Domestic violence is no light matter, regardless of where the abuse takes place. A new type of this behavior has become prominent in recent years, and involves online methods of stalking individuals in a domestic setting. Cyberstalking can open the door for a multitude of issues, especially given the wide range of social media platforms offered today. There may be many grey areas when it comes to this type of violence, but New York makes clear that the consequences can be both severe and lasting for all of those involved.
An incident that surfaced in recent news exposed a complex domestic situation between a police officer and his ex-girlfriend. WHEC News elaborates on the ex-girlfriend’s accusations of cybers talking toward the officer, wherein she claimed that the officer, William Rosica, terrorized her through a series of online messages. Rosica allegedly used his keen police training in a negative way in attempts to dominate the woman, in what WHEC notes was part of a year-long scheme to inflict emotional damage. According to the report, the abuse began shortly after Rosica’s ex-girlfriend end their relationship. In addition to the emotional distress Rosica caused, reports show he also followed his ex-girlfriend only to send emails and texts to her detailing her own actions.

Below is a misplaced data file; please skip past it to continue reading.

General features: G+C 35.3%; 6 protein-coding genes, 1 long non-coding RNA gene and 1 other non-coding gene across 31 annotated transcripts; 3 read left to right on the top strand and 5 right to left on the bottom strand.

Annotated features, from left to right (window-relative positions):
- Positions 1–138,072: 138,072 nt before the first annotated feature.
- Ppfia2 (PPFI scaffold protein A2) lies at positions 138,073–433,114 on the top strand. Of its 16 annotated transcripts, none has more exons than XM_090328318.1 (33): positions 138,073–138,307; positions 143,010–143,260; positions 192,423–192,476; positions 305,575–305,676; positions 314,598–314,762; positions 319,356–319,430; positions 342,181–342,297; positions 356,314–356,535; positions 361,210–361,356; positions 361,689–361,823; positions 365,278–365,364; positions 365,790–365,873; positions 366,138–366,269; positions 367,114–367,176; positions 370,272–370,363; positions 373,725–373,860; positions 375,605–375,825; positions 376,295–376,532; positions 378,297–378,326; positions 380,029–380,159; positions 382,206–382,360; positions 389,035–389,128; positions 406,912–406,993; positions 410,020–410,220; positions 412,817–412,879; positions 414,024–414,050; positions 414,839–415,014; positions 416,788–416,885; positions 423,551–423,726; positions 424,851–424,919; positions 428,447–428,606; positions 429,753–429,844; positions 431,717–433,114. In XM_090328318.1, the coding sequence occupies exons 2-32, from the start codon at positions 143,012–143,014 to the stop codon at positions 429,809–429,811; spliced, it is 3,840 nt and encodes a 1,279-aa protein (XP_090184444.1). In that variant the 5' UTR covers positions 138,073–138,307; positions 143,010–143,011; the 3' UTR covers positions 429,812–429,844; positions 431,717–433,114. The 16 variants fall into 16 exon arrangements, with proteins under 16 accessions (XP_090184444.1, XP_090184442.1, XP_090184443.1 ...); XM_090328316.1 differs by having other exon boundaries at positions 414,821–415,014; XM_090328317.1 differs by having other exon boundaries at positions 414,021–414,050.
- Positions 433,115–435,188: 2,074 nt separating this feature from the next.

Many experts in organizations geared to prevent domestic violence fear that cases such as Rosica’s could lead to furthered violence. When it comes to the state of New York, the Office for the Prevention of Domestic Violence outlines stalking and cyberstalking, noting that cyberstalkers need not be in close physical proximity to carry out abuse. Furthermore, cyberstalkers commonly invite other online users to join in stalking a particular individual. The OPDV also acknowledges that those in domestic situations have easier access to a victim’s personal information, such as bank accounts and confidential files–making the situation all the more serious.